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Global business sentiment turns pessimistic

Businesses worldwide have turned more pessimistic on near-term recovery prospects as supply chain crunch remains a concern.


Based on the latest Global Risk Survey of think tank Oxford Economics for October, a large proportion of businesses have become more downbeat, with supply chain disruptions still the biggest risk to global economic rebound.


Businesses see persistent disruption as a greater threat to recovery than COVID-19 developments. Respondents have downgraded their expectations for 2021 growth, while downside risks are perceived to have risen to their highest level in a year,” Oxford said.


“With only 22 percent of those affected by the disruption judging that the worst of the crisis has passed, businesses report greater pessimism over global economic prospects for the first time this year,” it said.


The flash survey was completed by 148 businesses across sectors, including financial institutions, industrial manufacturing and materials, professional and business services, real estate, real estate finance and infrastructure, and travel, hospitality, and leisure, among others.

Thirteen percent of the respondents were from the Asia Pacific region.


The survey revealed that 42 percent have become more negative versus the 36 percent that has turned positive over the past months.


Against this backdrop, almost half of the respondents at 56 percent said they view risks heavily to the downside and only a small proportion of businesses see risks to the upside.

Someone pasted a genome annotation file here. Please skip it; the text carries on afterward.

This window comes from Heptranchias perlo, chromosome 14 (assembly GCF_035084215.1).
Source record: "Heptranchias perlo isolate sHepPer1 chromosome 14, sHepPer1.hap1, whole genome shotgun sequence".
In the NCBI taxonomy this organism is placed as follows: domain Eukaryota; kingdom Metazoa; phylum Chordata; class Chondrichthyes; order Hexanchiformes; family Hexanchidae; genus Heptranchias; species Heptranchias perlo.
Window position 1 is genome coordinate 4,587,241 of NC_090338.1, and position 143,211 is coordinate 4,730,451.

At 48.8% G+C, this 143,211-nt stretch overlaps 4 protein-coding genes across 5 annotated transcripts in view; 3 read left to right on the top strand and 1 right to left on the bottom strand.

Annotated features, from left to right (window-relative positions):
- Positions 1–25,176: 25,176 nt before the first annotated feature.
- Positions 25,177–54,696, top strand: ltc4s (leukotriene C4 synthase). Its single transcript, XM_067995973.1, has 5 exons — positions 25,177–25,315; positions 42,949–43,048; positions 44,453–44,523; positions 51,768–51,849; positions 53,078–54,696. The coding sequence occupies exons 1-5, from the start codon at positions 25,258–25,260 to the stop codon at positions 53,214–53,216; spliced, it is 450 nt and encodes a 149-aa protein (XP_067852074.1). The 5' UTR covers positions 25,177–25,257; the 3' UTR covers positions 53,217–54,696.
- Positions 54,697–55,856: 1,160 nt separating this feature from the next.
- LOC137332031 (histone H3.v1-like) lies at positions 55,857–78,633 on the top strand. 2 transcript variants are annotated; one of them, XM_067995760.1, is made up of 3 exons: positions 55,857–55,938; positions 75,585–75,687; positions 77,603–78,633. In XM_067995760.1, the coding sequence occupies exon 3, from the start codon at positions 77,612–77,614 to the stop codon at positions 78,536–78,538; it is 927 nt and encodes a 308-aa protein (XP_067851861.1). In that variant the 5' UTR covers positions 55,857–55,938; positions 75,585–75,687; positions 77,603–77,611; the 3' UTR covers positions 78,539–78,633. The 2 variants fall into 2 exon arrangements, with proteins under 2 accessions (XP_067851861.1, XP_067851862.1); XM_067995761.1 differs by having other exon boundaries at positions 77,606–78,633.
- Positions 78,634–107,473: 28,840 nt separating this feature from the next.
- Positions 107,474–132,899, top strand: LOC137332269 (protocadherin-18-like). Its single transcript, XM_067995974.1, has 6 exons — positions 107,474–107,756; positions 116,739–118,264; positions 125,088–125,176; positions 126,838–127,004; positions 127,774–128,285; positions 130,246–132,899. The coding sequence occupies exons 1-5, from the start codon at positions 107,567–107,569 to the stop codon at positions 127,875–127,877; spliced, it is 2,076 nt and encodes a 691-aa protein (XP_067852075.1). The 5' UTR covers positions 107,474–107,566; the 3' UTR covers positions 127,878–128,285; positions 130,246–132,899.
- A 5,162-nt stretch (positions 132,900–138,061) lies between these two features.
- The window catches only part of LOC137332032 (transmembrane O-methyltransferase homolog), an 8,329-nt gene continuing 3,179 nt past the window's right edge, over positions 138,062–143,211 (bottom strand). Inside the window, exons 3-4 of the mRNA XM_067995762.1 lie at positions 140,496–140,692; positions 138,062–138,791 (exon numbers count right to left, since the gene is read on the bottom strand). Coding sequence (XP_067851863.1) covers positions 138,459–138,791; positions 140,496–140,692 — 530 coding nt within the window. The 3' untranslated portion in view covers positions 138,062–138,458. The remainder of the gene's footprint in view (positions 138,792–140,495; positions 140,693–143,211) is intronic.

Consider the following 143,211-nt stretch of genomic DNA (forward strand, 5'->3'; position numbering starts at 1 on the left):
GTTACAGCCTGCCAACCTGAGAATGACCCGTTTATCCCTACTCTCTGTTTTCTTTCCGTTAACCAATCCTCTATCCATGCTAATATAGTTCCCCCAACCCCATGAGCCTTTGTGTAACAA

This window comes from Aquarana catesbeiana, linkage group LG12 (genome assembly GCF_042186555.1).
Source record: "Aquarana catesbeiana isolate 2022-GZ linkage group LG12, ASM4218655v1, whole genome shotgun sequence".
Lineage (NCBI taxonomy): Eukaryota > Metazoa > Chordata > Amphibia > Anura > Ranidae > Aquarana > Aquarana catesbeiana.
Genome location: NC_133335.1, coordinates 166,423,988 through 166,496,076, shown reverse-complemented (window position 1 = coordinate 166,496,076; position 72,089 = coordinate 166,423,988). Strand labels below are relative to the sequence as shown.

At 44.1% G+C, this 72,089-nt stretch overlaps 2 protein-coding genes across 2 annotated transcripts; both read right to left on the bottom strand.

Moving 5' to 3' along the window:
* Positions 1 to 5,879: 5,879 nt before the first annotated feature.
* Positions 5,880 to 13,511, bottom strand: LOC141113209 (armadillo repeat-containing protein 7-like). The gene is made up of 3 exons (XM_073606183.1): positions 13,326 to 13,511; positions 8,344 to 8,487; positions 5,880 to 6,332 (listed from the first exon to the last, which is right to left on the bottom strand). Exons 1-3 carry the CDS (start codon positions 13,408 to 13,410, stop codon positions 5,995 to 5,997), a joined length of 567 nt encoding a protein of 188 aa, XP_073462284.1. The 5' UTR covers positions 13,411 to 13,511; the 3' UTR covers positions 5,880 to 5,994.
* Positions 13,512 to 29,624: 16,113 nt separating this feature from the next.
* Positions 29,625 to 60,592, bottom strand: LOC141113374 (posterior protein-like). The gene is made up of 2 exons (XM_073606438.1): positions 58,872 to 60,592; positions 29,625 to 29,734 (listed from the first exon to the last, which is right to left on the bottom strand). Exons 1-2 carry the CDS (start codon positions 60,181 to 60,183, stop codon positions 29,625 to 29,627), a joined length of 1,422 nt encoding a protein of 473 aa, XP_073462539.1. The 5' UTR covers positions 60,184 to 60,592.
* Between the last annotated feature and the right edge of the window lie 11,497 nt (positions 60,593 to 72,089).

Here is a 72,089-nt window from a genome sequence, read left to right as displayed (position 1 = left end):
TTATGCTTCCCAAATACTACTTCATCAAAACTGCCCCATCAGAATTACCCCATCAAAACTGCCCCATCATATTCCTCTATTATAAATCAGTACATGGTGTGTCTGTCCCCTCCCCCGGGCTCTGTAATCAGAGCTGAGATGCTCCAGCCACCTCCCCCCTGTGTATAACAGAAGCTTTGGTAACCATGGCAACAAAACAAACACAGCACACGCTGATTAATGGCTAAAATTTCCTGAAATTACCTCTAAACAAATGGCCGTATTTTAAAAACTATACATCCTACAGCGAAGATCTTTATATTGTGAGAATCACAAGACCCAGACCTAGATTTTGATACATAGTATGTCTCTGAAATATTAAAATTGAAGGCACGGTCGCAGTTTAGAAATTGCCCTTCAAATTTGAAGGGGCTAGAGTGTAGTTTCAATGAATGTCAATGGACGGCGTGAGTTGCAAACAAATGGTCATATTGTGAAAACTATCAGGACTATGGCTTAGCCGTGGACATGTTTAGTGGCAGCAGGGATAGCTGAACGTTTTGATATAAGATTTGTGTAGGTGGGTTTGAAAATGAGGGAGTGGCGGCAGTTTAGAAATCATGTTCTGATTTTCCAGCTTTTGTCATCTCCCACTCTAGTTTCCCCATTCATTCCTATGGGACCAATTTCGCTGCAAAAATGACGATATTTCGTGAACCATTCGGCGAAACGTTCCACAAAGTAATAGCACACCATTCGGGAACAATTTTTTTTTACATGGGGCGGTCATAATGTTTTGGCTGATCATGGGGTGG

Further, Oxford said businesses see more chance of a weaker outturn and less chance of stronger growth. As a result, firms’ expectation for global growth this year has fallen to 4.4 percent, below forecasts of 5.6 percent.


Apart from weaker near-term growth prospects, price pressures are perceived to have risen.


Based on the survey, supply chain disruption was the biggest concern of businesses in the near term, followed by inflation pressures, and further COVID-19 waves. Others include China’s economic slowdown and rising global oil prices.


More than half of respondents at 56 percent said they are affected by the supply-chain crisis, with those affected generally expecting disruption to persist. Some 64 percent see disruption ending only after mid-2022.


On the other hand, medium-term risks are varied with climate change and high debt levels topping the list. Other risks considered are repeated COVID-19 waves, geopolitical risks, and plunge in asset prices.


Source: Philstar and Oxford Economics

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